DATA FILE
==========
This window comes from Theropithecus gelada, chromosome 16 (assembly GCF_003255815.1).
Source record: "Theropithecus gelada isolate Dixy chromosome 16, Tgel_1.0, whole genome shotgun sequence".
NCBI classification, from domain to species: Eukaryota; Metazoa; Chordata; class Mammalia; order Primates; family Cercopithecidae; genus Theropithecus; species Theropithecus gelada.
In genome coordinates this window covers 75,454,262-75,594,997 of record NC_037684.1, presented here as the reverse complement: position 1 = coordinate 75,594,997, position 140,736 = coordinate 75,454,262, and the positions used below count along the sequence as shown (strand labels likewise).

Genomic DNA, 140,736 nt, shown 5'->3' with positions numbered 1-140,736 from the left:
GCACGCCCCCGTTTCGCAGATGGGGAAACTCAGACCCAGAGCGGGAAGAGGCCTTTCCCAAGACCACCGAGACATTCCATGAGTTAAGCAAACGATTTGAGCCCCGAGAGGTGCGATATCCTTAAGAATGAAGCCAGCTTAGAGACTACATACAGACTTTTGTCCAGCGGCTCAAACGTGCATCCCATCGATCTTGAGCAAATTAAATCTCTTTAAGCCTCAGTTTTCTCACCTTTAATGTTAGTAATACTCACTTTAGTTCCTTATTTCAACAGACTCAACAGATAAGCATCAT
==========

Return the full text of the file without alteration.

This window comes from Theropithecus gelada, chromosome 16 (assembly GCF_003255815.1).
Source record: "Theropithecus gelada isolate Dixy chromosome 16, Tgel_1.0, whole genome shotgun sequence".
NCBI classification, from domain to species: Eukaryota; Metazoa; Chordata; class Mammalia; order Primates; family Cercopithecidae; genus Theropithecus; species Theropithecus gelada.
In genome coordinates this window covers 75,454,262-75,594,997 of record NC_037684.1, presented here as the reverse complement: position 1 = coordinate 75,594,997, position 140,736 = coordinate 75,454,262, and the positions used below count along the sequence as shown (strand labels likewise).

Genomic DNA, 140,736 nt, shown 5'->3' with positions numbered 1-140,736 from the left:
GCACGCCCCCGTTTCGCAGATGGGGAAACTCAGACCCAGAGCGGGAAGAGGCCTTTCCCAAGACCACCGAGACATTCCATGAGTTAAGCAAACGATTTGAGCCCCGAGAGGTGCGATATCCTTAAGAATGAAGCCAGCTTAGAGACTACATACAGACTTTTGTCCAGCGGCTCAAACGTGCATCCCATCGATCTTGAGCAAATTAAATCTCTTTAAGCCTCAGTTTTCTCACCTTTAATGTTAGTAATACTCACTTTAGTTCCTTATTTCAACAGACTCAACAGATAAGCATCAT